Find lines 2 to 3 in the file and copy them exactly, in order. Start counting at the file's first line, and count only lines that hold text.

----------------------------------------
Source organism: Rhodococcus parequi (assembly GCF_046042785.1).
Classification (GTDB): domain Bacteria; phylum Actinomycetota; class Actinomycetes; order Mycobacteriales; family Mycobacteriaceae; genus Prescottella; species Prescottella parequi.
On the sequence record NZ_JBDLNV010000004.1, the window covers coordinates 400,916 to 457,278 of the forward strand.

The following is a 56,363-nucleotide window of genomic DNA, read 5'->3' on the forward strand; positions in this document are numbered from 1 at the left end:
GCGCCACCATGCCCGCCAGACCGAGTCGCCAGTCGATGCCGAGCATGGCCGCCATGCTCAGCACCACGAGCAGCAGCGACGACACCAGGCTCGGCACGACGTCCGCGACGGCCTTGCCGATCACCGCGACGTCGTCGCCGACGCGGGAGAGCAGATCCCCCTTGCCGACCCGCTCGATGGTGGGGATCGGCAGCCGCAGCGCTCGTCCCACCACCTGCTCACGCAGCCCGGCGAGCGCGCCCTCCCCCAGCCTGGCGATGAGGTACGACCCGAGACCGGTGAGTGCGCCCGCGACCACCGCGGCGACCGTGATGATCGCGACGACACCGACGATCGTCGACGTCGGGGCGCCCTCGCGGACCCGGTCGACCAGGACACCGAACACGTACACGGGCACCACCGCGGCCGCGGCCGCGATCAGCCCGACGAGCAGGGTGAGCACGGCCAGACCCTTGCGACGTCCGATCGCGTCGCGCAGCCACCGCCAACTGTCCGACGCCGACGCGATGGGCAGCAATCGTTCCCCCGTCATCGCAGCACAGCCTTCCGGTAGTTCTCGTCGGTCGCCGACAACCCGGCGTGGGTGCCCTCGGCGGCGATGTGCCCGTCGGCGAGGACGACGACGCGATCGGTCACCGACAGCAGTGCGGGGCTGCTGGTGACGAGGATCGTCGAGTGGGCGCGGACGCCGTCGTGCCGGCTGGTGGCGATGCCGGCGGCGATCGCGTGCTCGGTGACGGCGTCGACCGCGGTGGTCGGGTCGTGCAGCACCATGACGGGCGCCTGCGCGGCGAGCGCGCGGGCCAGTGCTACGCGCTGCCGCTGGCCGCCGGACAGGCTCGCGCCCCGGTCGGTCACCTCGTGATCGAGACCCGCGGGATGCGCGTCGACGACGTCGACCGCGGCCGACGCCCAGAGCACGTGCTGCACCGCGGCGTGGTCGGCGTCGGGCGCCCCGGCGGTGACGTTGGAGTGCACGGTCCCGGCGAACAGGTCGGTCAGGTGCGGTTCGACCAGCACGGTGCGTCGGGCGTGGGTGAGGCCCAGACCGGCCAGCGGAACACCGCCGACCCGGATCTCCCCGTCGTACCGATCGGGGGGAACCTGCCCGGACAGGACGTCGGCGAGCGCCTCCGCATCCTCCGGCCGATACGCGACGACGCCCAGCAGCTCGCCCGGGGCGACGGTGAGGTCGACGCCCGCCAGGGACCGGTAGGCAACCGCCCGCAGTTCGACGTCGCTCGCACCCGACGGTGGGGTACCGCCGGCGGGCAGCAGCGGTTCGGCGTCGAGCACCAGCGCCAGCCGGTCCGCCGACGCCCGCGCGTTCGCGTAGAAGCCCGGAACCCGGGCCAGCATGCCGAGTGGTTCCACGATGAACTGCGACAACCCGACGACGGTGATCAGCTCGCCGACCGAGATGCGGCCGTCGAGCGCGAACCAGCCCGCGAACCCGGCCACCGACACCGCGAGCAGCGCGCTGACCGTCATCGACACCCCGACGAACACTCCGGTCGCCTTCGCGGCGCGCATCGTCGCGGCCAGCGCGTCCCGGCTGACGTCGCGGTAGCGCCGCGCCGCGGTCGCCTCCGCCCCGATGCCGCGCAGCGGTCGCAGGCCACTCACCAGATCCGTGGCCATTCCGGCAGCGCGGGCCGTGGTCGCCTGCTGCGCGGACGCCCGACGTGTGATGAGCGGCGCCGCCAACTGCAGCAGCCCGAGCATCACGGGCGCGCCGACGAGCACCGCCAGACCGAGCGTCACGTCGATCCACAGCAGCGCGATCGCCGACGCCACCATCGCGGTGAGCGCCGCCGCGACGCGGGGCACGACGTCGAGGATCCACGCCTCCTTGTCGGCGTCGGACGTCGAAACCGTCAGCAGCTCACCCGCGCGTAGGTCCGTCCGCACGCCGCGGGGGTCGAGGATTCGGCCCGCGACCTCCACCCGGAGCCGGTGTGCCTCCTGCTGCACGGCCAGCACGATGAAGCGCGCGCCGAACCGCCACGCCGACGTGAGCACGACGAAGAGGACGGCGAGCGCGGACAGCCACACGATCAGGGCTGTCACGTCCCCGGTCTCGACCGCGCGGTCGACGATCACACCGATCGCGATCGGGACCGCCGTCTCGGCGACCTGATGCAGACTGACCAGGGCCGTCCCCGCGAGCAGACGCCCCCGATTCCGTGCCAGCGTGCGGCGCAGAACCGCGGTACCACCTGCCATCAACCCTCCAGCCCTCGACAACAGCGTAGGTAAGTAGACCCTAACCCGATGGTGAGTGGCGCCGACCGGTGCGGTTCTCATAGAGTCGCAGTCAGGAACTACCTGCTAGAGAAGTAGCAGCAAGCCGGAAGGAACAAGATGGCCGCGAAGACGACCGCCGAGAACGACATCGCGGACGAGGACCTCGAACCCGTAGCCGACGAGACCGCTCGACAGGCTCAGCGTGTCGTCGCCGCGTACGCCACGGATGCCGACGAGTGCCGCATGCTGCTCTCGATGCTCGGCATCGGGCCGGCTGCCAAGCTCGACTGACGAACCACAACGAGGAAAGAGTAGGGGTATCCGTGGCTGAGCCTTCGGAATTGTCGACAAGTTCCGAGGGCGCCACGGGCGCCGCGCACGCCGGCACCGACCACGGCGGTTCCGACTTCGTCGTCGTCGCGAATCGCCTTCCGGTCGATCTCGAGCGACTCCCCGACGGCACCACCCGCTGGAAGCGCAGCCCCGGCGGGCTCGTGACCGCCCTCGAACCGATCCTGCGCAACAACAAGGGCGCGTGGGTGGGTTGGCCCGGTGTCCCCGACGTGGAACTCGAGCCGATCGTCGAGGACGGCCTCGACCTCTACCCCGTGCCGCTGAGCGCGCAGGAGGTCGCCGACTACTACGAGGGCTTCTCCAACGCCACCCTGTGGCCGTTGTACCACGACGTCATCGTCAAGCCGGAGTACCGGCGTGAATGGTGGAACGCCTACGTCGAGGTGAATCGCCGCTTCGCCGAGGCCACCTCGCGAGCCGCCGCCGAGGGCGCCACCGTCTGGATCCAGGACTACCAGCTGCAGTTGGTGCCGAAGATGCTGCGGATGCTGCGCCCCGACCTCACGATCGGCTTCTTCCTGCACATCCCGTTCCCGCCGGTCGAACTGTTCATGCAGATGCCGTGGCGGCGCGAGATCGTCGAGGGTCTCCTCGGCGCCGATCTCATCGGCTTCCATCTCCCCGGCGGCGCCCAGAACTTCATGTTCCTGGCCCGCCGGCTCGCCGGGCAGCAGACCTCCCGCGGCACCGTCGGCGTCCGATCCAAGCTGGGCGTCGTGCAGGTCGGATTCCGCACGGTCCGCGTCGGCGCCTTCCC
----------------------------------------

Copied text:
Classification (GTDB): domain Bacteria; phylum Actinomycetota; class Actinomycetes; order Mycobacteriales; family Mycobacteriaceae; genus Prescottella; species Prescottella parequi.
On the sequence record NZ_JBDLNV010000004.1, the window covers coordinates 400,916 to 457,278 of the forward strand.